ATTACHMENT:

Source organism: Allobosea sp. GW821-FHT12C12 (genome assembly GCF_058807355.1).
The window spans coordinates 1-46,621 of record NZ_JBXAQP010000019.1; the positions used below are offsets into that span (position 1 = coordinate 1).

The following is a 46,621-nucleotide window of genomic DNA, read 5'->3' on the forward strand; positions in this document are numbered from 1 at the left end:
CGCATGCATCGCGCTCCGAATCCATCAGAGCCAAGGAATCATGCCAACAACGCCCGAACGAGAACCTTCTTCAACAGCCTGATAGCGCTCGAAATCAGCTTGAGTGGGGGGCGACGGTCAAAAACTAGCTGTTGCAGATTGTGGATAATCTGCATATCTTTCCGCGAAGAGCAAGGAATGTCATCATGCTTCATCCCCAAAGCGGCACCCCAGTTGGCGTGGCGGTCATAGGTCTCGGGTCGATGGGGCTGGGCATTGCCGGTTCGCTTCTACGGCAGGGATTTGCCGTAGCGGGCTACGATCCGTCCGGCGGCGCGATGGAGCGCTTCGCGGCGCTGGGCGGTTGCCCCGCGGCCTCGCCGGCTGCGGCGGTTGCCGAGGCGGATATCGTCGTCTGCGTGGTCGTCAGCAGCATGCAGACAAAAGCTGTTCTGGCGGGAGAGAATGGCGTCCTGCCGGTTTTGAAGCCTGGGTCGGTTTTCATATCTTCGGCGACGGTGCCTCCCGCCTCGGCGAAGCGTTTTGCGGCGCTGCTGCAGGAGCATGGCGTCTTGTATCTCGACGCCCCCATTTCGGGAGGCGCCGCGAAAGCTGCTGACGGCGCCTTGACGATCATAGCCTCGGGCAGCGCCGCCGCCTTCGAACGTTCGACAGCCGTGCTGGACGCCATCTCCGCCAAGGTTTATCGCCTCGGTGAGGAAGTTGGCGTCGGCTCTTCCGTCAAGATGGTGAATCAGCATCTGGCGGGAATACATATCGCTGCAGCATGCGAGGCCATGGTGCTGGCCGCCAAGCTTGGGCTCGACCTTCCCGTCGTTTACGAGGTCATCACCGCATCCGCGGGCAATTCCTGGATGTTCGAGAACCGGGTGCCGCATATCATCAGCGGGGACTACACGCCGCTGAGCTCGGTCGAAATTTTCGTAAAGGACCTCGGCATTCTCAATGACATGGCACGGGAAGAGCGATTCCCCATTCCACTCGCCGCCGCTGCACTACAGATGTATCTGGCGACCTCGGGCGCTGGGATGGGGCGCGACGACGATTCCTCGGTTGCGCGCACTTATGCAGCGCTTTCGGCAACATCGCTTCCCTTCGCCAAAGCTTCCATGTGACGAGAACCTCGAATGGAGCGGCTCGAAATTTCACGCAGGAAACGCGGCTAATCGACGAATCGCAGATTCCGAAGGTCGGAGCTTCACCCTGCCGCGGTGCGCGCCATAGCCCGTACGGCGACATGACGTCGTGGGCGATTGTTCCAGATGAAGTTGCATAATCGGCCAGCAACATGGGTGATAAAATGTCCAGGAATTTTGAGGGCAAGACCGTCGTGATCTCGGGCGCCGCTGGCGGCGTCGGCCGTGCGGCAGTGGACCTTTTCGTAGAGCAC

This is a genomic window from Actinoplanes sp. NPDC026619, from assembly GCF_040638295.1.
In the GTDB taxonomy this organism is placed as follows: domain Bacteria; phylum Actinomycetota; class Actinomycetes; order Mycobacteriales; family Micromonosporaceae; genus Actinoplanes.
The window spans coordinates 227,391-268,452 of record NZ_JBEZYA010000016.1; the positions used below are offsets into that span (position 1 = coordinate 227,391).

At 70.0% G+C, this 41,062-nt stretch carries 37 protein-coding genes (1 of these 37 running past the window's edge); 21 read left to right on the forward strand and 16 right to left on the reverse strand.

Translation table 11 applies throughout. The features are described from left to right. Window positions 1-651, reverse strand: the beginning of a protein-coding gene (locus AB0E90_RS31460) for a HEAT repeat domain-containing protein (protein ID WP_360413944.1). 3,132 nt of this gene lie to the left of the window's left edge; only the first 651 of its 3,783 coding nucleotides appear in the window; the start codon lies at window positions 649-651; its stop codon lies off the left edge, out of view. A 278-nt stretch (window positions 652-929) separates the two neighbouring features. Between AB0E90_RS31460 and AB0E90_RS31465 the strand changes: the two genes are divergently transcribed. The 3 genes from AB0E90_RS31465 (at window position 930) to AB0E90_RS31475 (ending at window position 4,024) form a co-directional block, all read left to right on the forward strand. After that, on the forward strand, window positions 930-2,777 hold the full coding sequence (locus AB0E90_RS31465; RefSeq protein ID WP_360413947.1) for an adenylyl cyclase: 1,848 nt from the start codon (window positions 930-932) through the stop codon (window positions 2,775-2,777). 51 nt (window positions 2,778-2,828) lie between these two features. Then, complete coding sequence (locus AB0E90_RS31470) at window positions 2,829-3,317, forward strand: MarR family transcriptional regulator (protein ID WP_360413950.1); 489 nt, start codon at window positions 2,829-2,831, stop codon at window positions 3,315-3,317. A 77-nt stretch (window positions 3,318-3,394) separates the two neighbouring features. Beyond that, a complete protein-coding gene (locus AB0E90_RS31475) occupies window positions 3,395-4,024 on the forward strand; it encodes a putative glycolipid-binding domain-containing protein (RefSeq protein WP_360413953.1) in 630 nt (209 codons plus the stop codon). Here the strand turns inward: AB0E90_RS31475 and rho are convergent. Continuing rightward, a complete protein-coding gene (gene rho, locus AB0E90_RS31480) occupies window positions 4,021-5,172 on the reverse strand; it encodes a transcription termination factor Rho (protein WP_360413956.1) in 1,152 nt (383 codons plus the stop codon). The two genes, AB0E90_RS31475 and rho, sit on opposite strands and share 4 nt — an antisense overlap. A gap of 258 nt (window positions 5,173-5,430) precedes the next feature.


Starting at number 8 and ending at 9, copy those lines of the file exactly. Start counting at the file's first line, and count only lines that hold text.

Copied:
At 70.0% G+C, this 41,062-nt stretch carries 37 protein-coding genes (1 of these 37 running past the window's edge); 21 read left to right on the forward strand and 16 right to left on the reverse strand.

Translation table 11 applies throughout. The features are described from left to right. Window positions 1-651, reverse strand: the beginning of a protein-coding gene (locus AB0E90_RS31460) for a HEAT repeat domain-containing protein (protein ID WP_360413944.1). 3,132 nt of this gene lie to the left of the window's left edge; only the first 651 of its 3,783 coding nucleotides appear in the window; the start codon lies at window positions 649-651; its stop codon lies off the left edge, out of view. A 278-nt stretch (window positions 652-929) separates the two neighbouring features. Between AB0E90_RS31460 and AB0E90_RS31465 the strand changes: the two genes are divergently transcribed. The 3 genes from AB0E90_RS31465 (at window position 930) to AB0E90_RS31475 (ending at window position 4,024) form a co-directional block, all read left to right on the forward strand. After that, on the forward strand, window positions 930-2,777 hold the full coding sequence (locus AB0E90_RS31465; RefSeq protein ID WP_360413947.1) for an adenylyl cyclase: 1,848 nt from the start codon (window positions 930-932) through the stop codon (window positions 2,775-2,777). 51 nt (window positions 2,778-2,828) lie between these two features. Then, complete coding sequence (locus AB0E90_RS31470) at window positions 2,829-3,317, forward strand: MarR family transcriptional regulator (protein ID WP_360413950.1); 489 nt, start codon at window positions 2,829-2,831, stop codon at window positions 3,315-3,317. A 77-nt stretch (window positions 3,318-3,394) separates the two neighbouring features. Beyond that, a complete protein-coding gene (locus AB0E90_RS31475) occupies window positions 3,395-4,024 on the forward strand; it encodes a putative glycolipid-binding domain-containing protein (RefSeq protein WP_360413953.1) in 630 nt (209 codons plus the stop codon). Here the strand turns inward: AB0E90_RS31475 and rho are convergent. Continuing rightward, a complete protein-coding gene (gene rho, locus AB0E90_RS31480) occupies window positions 4,021-5,172 on the reverse strand; it encodes a transcription termination factor Rho (protein WP_360413956.1) in 1,152 nt (383 codons plus the stop codon). The two genes, AB0E90_RS31475 and rho, sit on opposite strands and share 4 nt — an antisense overlap. A gap of 258 nt (window positions 5,173-5,430) precedes the next feature.